The need for the practitioners to be independent of the people they cover
In the current society, many reporters have been accused of poor journalism because of their relationships with the people they cover. Boynton (57) says that it is almost impossible for a journalist to be impartial when he has a relationship of any sort with the people he is covering. If it is hate, the reporter will try to make the person they are covering a villain, while if it is love, then the person will be presented as a victim. In his book, Capote took a very neutral stand. He had no relationship with the victims of the murder, and neither was he related to the suspects. He was an independent reporter whose attention was drawn to a story that was of interest to society. This made it easy for him to be impartial and committed to presenting the news in its truest form possible.
The need to keep the story interesting and relevant
Unlike conventional journalists who are expected to be very specific in their reporting- probably because of limited time to air their programs or limited space in the newspapers- New Journalism allows its reporters to be a little creative in their work. In order to capture the attention of their audience, reporters in New Journalism are allowed to make their stories more interesting by injecting their own views as long as it remains relevant and verifiable.
Capote (8) says, “Members of Rupp’s family were Roman Catholics- a fact that should be sufficient to terminate fancies.” This is a personal opinion that has been injected into the story. The statement, however, is relevant and makes the story interesting. It helps the reader to know why some things could not happen the way they were expected to. This statement is also verifiable. It is true that the family members were Catholics.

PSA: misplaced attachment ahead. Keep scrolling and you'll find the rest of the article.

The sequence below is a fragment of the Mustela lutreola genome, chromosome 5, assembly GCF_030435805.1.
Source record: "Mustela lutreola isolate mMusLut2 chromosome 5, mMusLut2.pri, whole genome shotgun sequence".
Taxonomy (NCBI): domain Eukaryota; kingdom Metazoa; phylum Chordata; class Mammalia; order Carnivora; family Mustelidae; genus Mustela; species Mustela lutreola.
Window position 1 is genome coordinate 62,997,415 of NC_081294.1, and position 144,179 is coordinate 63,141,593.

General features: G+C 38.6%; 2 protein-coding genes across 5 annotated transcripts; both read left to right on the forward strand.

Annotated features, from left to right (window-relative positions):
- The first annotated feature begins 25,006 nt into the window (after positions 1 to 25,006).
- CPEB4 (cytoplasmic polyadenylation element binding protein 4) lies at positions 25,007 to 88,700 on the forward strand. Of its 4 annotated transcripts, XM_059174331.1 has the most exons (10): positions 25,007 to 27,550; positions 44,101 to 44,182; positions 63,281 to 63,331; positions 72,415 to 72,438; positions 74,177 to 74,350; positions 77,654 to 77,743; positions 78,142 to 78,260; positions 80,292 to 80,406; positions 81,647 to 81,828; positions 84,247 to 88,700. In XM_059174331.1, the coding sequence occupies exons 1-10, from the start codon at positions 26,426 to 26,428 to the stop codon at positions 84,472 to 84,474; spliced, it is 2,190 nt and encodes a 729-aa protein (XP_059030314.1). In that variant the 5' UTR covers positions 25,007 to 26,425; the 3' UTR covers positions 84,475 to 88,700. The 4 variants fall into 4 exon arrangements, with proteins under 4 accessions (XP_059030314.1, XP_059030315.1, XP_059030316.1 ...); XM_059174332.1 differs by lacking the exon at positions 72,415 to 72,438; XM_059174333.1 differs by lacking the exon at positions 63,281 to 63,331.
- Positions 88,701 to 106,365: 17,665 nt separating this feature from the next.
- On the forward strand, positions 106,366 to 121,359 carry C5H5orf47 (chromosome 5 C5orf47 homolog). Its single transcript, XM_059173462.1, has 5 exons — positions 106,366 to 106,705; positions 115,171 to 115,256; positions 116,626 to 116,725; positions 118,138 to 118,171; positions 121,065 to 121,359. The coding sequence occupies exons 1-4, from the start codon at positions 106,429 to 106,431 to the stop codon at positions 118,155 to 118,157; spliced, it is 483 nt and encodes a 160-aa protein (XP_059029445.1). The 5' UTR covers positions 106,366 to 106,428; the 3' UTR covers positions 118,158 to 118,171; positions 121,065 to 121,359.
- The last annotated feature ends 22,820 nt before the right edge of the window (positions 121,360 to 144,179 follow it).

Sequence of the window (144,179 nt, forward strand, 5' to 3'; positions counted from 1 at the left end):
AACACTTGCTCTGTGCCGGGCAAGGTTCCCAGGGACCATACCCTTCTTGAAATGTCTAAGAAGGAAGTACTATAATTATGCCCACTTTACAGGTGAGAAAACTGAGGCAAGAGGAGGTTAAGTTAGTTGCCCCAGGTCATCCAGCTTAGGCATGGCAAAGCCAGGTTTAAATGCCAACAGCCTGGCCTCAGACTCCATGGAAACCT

The author based his argument about the impossibility of marriage fancies between the two individuals on the doctrines of the Catholics. These doctrines are widely published in Roman Catholic manuals. One assumption that he made was that as staunch Catholics, the family would follow the Catholic principles. The author notes, in this book, that majority of residents in Holcomb were Roman Catholics who were keen on following Catholic principles. This was a further justification of his assumption that the actions of these two individuals were influenced by their religious affiliations.
Mau-Mauing the Flak Catchers by Tom Wolf
This is a New Journal text written by Wolf when he was working in San Francisco at the Office of Economic Opportunity. This office is the main setting of the entire text. The term Mau-Mauing was used by this author to describe the deep-rooted mistrust that existed between the poor Mau-Mauers (Blacks, Chinese, Samoan, Filipino, and Indians) and the officers at the OEP. These officers were expected to transform the lives of these marginalized groups.
Instead of doing this, they used the funds set aside for the welfare of the poor to enrich themselves. As a responsible journalist, Wolf presents this story, but in an artistic manner. It is important to note that this was a true story of what Wolf experienced when he was working in this office (Wolfe 67). The following are other elements of New Journalism presented in this text.
The need to serve as an independent power monitor